Humility And Sin
By Andrew Murray
Humility is often identified with penitence and contrition. When it is thought of like this, there appears to be no way of fostering humility but by keeping the soul occupied with its sin. But humility is something else and something more. In the teaching of our Lord Jesus and the Epistles, often the virtue of humility is urged without any reference to sin. Humility is the very essence of holiness and of blessedness, whether in the very nature of things or in the whole relation of the creature to the Creator, or in the life of Jesus as He lived it and imparts it to us.
Humility is the displacement of self by the enthronement of God. Where God is all, self is nothing.
Man's sin and God's grace give new depth and intensity to the humility of the saints. We have only to look at a man like the Apostle Paul to see how, through his life as a ransomed and a holy men, the deep consciousness of having been a sinner cannot be extinguished. We know the passages in which he refers to his life as a persecutor and blasphemer:
"I am the least of the apostles, that am not worthy to be called an apostle, because I persecuted the Church of God...I labored more abundantly than they all; yet not I, but the grace of God which was with me" (1 Cor. 15:9,10).
"Unto me, who am less than the least of all saints, was this grace given, to preach to the heathen" (Eph. 3:8). "I was before a blasphemer, and a persecutor, and injurious; howbeit I obtained mercy, because I did it ignorantly in unbelief...Christ Jesus came unto the world to save sinners, of whom I am chief" (1 Tim. 1:13,15).
God's grace had saved him. God remembered his sins no more forever. But never, never could Paul forget how terribly he had sinned. The more he rejoiced in God's salvation, and the more his experience of God's grace filled him with joy unspeakable, the clearer was his consciousness that he was a saved sinner, and that salvation had no meaning or sweetness except as the sense of his being a sinner made it precious and real to him. Never for a moment could he forget that it was a sinner God had taken up in His arms and crowned with His love.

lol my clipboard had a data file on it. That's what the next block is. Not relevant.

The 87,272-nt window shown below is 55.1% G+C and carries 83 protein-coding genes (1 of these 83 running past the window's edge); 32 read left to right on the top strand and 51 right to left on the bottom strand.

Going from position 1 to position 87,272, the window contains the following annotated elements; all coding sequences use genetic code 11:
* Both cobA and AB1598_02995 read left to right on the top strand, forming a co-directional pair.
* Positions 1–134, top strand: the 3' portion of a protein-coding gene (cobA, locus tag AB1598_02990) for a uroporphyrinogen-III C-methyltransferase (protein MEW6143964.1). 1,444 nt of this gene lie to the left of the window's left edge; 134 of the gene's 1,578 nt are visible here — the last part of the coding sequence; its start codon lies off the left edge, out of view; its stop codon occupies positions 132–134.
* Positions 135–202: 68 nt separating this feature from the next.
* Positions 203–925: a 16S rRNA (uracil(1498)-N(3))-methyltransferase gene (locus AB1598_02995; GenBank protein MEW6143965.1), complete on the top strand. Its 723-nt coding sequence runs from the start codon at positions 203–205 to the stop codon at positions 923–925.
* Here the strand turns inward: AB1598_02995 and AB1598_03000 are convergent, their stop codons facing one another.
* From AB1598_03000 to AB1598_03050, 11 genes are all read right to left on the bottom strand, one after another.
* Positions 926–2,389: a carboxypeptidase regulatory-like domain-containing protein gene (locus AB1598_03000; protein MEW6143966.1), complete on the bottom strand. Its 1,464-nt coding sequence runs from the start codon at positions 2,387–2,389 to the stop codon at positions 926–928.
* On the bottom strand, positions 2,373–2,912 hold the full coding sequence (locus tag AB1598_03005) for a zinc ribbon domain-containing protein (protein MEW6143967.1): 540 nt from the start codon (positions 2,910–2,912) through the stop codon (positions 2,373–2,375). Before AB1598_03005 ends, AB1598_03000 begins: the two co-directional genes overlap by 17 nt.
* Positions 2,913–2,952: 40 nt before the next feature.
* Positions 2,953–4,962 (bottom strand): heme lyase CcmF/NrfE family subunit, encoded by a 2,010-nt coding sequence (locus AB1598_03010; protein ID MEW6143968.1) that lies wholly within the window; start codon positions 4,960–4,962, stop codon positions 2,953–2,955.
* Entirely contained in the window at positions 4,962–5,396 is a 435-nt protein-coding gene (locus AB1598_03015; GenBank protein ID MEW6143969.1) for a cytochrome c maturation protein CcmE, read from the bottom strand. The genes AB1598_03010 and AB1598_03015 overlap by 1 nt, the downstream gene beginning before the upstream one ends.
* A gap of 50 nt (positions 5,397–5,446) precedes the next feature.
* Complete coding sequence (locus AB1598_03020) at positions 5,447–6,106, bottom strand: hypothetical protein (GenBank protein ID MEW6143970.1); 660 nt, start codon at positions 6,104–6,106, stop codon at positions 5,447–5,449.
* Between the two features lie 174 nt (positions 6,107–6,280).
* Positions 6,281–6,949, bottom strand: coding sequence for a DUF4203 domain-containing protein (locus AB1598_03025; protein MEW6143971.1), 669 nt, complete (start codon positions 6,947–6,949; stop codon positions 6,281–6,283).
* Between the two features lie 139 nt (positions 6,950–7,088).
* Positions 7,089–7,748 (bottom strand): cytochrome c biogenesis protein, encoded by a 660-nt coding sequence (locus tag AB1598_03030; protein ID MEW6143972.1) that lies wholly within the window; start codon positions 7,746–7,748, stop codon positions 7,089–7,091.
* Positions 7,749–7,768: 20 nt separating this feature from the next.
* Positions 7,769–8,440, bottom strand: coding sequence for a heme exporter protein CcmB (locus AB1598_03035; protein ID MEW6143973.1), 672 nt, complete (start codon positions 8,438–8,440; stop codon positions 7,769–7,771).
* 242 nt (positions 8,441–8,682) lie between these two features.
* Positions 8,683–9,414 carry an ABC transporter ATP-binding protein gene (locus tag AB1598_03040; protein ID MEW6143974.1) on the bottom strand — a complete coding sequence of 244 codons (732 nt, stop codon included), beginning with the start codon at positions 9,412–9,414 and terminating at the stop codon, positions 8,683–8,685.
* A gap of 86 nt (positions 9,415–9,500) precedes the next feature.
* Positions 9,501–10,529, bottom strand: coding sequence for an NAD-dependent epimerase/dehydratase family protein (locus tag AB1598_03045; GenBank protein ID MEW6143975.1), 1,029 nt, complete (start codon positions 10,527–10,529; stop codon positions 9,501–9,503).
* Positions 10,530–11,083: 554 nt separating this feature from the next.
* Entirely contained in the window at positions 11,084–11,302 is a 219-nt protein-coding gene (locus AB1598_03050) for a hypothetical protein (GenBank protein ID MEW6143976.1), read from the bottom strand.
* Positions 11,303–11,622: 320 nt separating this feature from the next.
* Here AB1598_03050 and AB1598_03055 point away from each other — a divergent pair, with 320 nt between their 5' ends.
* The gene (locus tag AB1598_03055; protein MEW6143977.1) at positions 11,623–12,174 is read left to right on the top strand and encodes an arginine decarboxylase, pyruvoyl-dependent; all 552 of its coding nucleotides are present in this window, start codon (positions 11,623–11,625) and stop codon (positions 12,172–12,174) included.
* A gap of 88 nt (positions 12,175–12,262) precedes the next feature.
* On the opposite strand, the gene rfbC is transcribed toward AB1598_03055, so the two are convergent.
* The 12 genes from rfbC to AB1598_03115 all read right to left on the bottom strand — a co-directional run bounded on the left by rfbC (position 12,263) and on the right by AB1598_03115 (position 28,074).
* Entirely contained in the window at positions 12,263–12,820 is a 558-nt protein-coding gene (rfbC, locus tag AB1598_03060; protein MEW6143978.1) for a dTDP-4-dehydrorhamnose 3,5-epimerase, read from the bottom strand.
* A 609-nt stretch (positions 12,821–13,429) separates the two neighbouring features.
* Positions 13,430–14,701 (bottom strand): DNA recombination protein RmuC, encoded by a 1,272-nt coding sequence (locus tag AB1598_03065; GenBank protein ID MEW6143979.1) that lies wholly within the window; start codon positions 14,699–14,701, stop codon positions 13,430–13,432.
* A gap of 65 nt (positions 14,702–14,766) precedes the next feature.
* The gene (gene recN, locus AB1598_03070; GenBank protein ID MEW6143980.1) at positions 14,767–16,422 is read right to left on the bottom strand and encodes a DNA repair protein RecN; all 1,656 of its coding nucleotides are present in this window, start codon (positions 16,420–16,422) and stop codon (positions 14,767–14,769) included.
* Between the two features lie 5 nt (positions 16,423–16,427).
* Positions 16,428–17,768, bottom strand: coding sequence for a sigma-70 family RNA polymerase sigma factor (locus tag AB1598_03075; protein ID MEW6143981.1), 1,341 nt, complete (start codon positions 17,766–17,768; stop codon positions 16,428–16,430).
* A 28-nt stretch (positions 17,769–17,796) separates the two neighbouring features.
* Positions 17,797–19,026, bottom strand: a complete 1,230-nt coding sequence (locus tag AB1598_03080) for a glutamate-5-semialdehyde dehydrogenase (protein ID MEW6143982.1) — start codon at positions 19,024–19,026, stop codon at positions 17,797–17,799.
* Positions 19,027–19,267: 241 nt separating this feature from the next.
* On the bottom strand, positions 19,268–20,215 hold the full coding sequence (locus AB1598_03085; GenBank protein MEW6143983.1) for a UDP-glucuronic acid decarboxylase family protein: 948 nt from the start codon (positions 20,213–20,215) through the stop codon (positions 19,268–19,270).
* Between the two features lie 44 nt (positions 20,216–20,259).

The texts we have quoted are often appealed to as Paul's confession of daily sinning. One has only to read them carefully in their connection, to see how little this is the case. They have a far deeper meaning. They refer to that which lasts throughout eternity, and which will give its deep undertone of amazement and adoration to the humility with which the ransomed bow before the throne as those who have been washed from their sins in the blood of the Lamb. Never, never, even in glory, can they be other than ransomed sinners.
Never for a moment in this life can God's child live in the full light of His love, but as he feels that the sin out of which he has been saved, is his one only right and title to all that grace has promised to do.
The humility with which first he came as a sinner, acquires a new meaning when he learns how fitting it is for the creature. Then ever again, the humility in which he was born as a creature, has its deepest, richest tones of adoration in the memory of what it is to be a monument of God's wondrous redeeming love.
The true impact of what these expressions of St. Paul teach us comes out all the more strongly when we notice the remarkable fact that, through his whole Christian course, we never find from his pen anything like confession of sin. This is true even in those epistles in which we have the most intensely personal confessions coming. Nowhere is there any mention of shortcoming or defect, nowhere any suggestion to his readers that he has failed in duty, or sinned against the law of perfect love. On the contrary, there are not a few passages in which he vindicates himself in language that means nothing if it does not appeal to a faultless life before God and men.
"Ye are witnesses, and God also, how holily, and righteously, and unblameably we behaved ourselves toward you" (1 Thess. 2:10). "Our glorying is this, the testimony of our conscience, that in holiness and sincerity of God we behaved ourselves in the world, and more abundantly to you-ward" (2 Cor. 1:12).
This is not an ideal or an inspiration; it is an appeal to what his actual life had been. However we may account for this absence of confession of sin, all will admit that it must point to a life in the power of the Holy Ghost such as is but seldom realized or expected in these our days.